Having worked on campaigns for a large variety of ethnic audiences including: Arabic, Chinese, English, Filipino, French, Italian, Japanese, Korean, Portuguese, Punjabi, Spanish, Tamil, Urdu, and Vietnamese, we have an in-depth understanding of diverse ethnic markets and their cultural proclivities.

Here we would like to share 5 useful tips on the Do’s and Don’ts of multicultural marketing.

Don’t just appoint a leader because of his/her ethnic heritage.

Having the ethnic heritage does not necessarily make that employee an ideal candidate to lead a multicultural marketing initiative or company’s diversity program. We have seen many disasters placed in the hands of second and third generation visible minority employees – they simply do not have genuine understanding of the culture and psychographics of the new immigrants.

Don’t test the water with the wrong foot.

Multicultural marketing has to be long term and strategic. It is fine to have a test program to learn and expand. But many times I have seen marketers unable to build clear objectives (or be overly aggressive) and choose the right measurement tools. Having the right product is also very important. As one Chinese saying goes, consider selling combs to Chinese monks (who are bald).

Don’t be ad hoc.

Multicultural marketing has to be bought in from the top management to bottom, and across the board.

Many times we have seen successful multi ethnic initiatives led by experienced marketers die suddenly when the senior leader leaves the company. In most cases, there is a lack of knowledge sharing and succession plan. And when there is no senior management buy in, multicultural marketing budget is the first to be on the chopping block. Past investments go down the drain. Ethnic consumers are left wondering about their future with the marketer/brand. They feel abandoned.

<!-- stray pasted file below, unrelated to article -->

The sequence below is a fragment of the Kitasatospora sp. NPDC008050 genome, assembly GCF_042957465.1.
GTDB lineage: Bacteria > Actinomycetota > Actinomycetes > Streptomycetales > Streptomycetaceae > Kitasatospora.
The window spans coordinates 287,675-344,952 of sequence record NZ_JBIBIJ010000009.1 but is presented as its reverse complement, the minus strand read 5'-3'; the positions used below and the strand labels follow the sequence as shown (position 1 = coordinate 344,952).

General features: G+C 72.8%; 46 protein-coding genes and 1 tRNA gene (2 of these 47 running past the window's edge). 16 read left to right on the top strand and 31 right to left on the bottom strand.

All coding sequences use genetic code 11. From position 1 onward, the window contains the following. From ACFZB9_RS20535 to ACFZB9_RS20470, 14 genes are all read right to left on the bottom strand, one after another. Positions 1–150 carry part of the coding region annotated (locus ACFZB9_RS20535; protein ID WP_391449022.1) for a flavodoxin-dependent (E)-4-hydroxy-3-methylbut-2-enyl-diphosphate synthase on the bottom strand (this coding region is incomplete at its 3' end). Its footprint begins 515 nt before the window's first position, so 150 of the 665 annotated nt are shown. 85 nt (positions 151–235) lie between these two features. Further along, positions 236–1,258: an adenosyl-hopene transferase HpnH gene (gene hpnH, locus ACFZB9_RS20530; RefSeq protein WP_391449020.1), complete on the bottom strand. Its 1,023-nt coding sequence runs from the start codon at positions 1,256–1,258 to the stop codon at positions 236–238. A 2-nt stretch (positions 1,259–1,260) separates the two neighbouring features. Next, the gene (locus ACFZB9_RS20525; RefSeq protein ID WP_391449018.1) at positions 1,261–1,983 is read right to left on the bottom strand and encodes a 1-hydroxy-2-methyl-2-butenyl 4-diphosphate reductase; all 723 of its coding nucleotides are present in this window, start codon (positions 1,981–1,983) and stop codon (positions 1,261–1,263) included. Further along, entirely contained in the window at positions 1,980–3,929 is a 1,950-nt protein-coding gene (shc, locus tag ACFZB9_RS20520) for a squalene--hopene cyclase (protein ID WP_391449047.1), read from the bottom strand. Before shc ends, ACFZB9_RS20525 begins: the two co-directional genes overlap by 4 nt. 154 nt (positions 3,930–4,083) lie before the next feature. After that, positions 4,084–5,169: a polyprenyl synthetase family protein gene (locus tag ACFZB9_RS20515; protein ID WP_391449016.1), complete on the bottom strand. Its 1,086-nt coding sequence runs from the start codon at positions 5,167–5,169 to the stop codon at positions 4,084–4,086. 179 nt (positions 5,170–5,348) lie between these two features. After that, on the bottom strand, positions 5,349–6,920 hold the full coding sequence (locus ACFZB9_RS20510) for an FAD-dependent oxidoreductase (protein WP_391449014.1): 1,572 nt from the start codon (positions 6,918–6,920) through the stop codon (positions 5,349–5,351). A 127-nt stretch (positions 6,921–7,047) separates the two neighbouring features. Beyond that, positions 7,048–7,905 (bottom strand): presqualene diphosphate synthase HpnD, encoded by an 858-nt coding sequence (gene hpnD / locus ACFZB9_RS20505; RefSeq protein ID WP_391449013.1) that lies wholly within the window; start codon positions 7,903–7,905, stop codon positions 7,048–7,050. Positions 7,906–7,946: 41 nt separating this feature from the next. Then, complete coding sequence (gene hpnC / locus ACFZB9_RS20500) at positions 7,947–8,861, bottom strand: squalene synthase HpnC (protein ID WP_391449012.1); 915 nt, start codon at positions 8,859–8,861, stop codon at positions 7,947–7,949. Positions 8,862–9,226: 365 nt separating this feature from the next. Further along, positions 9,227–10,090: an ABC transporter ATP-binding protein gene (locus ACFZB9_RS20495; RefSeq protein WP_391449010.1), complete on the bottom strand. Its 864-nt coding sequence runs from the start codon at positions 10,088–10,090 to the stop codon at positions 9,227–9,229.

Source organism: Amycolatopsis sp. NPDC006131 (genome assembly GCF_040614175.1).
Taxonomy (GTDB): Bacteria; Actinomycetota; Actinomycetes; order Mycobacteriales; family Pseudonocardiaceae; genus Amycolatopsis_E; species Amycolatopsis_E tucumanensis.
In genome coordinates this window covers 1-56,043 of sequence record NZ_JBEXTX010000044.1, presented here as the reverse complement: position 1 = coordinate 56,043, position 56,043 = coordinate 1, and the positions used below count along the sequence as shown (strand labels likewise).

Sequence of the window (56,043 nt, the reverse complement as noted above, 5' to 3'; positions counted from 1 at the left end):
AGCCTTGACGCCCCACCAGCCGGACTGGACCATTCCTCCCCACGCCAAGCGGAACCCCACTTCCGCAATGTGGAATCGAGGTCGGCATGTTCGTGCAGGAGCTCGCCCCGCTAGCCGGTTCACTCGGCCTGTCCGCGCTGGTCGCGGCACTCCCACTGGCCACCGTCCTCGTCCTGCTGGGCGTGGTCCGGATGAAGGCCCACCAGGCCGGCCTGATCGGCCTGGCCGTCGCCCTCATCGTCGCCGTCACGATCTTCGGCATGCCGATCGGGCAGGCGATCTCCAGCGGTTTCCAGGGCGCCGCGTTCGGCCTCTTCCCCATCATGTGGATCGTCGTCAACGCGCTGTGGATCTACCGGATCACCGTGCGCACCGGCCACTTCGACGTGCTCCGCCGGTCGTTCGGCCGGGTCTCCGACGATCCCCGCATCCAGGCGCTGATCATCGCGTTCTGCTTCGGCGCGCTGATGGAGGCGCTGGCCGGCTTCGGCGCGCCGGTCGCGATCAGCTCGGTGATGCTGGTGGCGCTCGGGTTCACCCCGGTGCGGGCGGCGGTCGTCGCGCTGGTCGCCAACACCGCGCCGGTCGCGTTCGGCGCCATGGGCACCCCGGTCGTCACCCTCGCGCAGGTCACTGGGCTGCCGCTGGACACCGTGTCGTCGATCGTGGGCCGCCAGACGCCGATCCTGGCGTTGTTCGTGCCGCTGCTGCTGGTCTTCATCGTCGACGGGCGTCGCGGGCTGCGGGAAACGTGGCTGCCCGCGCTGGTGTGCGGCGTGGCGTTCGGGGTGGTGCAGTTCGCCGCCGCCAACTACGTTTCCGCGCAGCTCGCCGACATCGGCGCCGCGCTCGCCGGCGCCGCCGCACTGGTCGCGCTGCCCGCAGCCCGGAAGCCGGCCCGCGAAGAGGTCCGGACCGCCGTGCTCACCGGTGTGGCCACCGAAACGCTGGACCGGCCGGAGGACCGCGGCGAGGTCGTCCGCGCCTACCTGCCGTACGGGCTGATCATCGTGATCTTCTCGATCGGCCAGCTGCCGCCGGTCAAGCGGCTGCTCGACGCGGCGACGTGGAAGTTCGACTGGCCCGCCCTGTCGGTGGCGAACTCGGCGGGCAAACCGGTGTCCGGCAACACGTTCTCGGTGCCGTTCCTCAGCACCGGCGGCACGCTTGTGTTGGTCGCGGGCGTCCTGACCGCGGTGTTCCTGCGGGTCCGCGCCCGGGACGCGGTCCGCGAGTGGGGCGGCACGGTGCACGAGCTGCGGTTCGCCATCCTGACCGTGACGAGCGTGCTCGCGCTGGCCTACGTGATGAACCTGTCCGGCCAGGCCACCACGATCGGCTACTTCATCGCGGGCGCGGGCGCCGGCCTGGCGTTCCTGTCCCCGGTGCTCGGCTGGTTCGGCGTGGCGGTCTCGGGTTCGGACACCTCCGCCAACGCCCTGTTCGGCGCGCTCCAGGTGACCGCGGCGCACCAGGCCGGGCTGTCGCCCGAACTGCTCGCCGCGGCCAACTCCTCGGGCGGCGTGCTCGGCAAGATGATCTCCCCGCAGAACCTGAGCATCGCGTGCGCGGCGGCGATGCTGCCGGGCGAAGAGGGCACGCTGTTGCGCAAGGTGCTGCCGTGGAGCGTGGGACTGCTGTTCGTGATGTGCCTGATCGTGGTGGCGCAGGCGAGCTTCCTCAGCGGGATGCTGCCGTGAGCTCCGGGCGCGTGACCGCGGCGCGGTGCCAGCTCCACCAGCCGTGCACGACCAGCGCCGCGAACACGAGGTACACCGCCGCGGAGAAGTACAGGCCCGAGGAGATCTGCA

Don’t send out 20 RFP.

Know what you want and stay focused. If not sure, hire a consultant to help you define your needs and evaluation process before your agency search.

Don’t let numbers fool you.

Research is useful. But asking right questions and to be able to interpret them accurately are key. A seasoned ethnic marketing expert should be able to tell you if the numbers make sense. On several instances, I have seen wrong information being conveyed via studies which are designed and conducted the way that may or may not give you an accurate picture. Anything from picking the survey base to formulating the questions or survey and choosing the survey method can give you many different results. Don’t blindfold yourself to numbers that may lead you down the wrong path.

About the Author

Loretta Lam has been a trailblazer in various fundraising campaigns in the Chinese community for over 15 years. She is currently a member of the Chinese advisory board to ORBIS Canada. Since 2004, she has helped ORBIS Canada build its Chinese donor base from 10% to 60% of its total donor base. Former board director of the Chinese Cultural Centre of Greater Toronto, Loretta was an active member in its capital fundraising campaign. She is founder of national marketing firm Focus Communications Inc. that specializes in “Total Communications” with both corporate and not-for-profit clients.